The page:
German-born American Hudson River School Painter, 1830-1902
Bierstadt was born in Solingen, Germany. His family moved to New Bedford, Massachusetts, in 1833. He studied painting with the members of the D??sseldorf School in D??sseldorf, Germany from 1853 to 1857. He taught drawing and painting briefly before devoting himself to painting.
Bierstadt began making paintings in New England and upstate New York. In 1859, he traveled westward in the company of a Land Surveyor for the U.S. government, returning with sketches that would result in numerous finished paintings. In 1863 he returned west again, in the company of the author Fitz Hugh Ludlow, whose wife he would later marry. He continued to visit the American West throughout his career.
Though his paintings sold for princely sums, Bierstadt was not held in particularly high esteem by critics of his day. His use of uncommonly large canvases was thought to be an egotistical indulgence, as his paintings would invariably dwarf those of his contemporaries when they were displayed together. The romanticism evident in his choices of subject and in his use of light was felt to be excessive by contemporary critics. His paintings emphasized atmospheric elements like fog, clouds and mist to accentuate and complement the feel of his work. Bierstadt sometimes changed details of the landscape to inspire awe. The colors he used are also not always true. He painted what he believed is the way things should be: water is ultramarine, vegetation is lush and green, etc. The shift from foreground to background was very dramatic and there was almost no middle distance
Nonetheless, his paintings remain popular. He was a prolific artist, having completed over 500 (possibly as many as 4000) paintings during his lifetime, most of which have survived. Many are scattered through museums around the United States. Prints are available commercially for many. Original paintings themselves do occasionally come up for sale, at ever increasing prices. Related Paintings of Albert Bierstadt :. | Sacramento River Valley | Indians Fishing | Prong-Horned Antelope | By_a_Mountain_Lake | Canoes |
Related Artists:Tait Arthur Fitzwilliam
English-born American Painter, 1819-1905
American painter and lithographer of English birth. He spent the first three decades of his life in England and arrived in New York in 1850. Steeped in admiration for the subjects of Edwin Landseer and the style of the Pre-Raphaelites, he established himself as a realistic painter of animals and sporting scenes. For his images of Western hunters and trappers, he used as sources the works of George Catlin and William Ranney, artists who, unlike himself, had travelled extensively. He established a summer studio at a camp in the Adirondack Mountains, where he painted sporting scenes. These wilderness scenes, often composed around an anecdote, appealed to a wide popular audience, and from 1852 Currier & Ives as well as Louis Prang published a number of lithographs and chromolithographs of his work. Tait also composed still-lifes of game birds and, in his later career, barnyard scenes of sheep and chickens. His painting A Tight Fix: Bear Hunting in Early WinterWillem de Zwart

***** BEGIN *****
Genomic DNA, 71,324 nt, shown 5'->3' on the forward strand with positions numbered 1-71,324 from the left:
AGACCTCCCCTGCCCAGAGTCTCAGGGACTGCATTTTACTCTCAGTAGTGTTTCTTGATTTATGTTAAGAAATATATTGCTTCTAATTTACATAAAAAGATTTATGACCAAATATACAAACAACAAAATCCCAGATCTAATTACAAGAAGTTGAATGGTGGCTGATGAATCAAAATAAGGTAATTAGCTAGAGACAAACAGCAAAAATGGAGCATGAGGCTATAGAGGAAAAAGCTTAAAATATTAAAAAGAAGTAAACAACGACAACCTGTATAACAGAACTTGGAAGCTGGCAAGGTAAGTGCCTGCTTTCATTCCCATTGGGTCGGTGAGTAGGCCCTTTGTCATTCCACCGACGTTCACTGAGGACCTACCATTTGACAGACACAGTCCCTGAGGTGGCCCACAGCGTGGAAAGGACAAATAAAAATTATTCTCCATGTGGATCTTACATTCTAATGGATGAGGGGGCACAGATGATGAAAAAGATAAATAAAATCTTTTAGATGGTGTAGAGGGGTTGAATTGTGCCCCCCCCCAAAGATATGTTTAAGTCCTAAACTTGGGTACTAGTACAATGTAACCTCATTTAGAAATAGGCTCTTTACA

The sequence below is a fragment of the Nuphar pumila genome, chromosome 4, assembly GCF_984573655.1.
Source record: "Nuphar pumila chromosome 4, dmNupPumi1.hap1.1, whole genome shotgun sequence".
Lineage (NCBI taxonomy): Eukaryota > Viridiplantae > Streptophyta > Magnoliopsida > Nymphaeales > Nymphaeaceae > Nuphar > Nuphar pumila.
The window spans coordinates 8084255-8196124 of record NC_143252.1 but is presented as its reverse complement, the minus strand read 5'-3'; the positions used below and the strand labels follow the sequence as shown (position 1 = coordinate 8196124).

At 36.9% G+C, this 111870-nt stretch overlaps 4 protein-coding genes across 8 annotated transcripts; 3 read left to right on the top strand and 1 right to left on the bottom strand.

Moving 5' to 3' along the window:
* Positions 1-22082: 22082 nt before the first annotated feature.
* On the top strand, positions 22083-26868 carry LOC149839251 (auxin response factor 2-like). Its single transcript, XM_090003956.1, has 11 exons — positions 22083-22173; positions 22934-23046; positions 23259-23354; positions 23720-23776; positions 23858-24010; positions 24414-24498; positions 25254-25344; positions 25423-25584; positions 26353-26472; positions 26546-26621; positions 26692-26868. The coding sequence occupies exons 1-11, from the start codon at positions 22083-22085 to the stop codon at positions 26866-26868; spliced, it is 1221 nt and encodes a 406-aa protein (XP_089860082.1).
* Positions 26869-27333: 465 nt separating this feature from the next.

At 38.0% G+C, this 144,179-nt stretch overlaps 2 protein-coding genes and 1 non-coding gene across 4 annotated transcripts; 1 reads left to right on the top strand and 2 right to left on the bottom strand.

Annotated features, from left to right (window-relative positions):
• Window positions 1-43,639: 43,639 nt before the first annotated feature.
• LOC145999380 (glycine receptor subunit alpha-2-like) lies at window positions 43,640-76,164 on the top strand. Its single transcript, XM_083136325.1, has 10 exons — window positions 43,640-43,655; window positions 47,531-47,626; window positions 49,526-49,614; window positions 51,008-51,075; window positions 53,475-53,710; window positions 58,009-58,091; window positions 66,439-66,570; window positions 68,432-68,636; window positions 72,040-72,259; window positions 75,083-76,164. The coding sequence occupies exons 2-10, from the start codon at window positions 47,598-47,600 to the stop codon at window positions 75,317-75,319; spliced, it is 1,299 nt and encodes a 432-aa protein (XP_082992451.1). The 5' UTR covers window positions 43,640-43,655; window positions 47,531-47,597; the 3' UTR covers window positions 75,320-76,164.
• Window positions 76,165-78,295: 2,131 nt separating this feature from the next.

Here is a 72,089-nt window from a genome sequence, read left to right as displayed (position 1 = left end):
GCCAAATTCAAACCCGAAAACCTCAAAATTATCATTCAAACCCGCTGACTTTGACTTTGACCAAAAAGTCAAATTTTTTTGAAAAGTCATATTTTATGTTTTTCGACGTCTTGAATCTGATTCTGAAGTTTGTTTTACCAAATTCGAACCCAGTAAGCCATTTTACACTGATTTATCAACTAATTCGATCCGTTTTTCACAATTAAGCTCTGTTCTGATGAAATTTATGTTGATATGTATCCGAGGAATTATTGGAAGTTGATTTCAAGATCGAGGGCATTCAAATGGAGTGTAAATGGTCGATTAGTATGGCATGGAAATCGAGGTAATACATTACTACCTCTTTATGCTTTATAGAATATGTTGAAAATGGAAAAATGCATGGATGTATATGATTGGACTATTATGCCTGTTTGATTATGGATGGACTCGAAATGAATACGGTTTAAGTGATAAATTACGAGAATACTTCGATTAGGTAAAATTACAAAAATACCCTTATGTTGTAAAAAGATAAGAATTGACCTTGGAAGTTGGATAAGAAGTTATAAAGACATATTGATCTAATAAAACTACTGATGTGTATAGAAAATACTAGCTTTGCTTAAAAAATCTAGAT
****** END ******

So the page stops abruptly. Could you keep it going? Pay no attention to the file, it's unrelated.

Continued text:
(16 May 1862 The Hague - 11 December 1931 The Hague) was a Dutch painter, engraver, watercolorist, with many connections to the Hague School.
Willem De Zwart was born in The Hague on 16 May 1862, the eldest of eight children. His youngest brother, Pieter, would also become a painter. His father painted carriages for a living, and in 1875 the fourteen-year-old Willem was apprenticed to a carriage maker to learn the same trade. In his spare time, he copied prints he found in magazines, and a year later he enrolled in the evening class at the Royal Academy of Visual Art in The Hague. The following year, he was admitted at the studio of Jacob Maris. In the three years that he remained here, it is probable that he got to know many of the leading lights of the Hague School. Maris also sent De Zwart on a journey to the coast, without drawing materials, and had him work out his impressions directly on canvas when he returned to the studio.
De Zwart made several copies of works by 16th and 17th century masters in the Mauritshuis. He was most interested in the works of Johannes Vermeer, Paulus Potter, and Rembrandt, but studied paintings by German and Italian masters, as well. Sometimes he produced copies on commission. In this period, he also made detailed studies of animals, concentrating particularly on their legs, heads and snouts. De Zwart developed a fastidious painting style with a sober, predominantly brown palette.
Willem de Zwart lived and worked until 1894 in The Hague and from 1900 to 1905 in Amsterdam. His work has a wide range of subjects: landscapes, cityscapes, portraits and still life, rendered in a naturalistic or impressionist style. His work shows affinity with the people and city-oriented Amsterdam Impressionism. In his choice of subjects belonged to the Hague School and in his style and his exuberant use of color to the school of Amsterdam Impressionism. He is also known as the "Hague Breitner" because of the similarity of his work to that of George Hendrik Breitner. He painted his landscapes, figure paintings and still lifes with smooth, bold brushstrokes. De Zwart applied the paint thickly, sometimes straight from the tube, with bright colors, exuberant reds, yellows and blues, giving his paintings special vibrancy.
Marquis, James Richard
Irish, Scottish heritage, Active 1835-85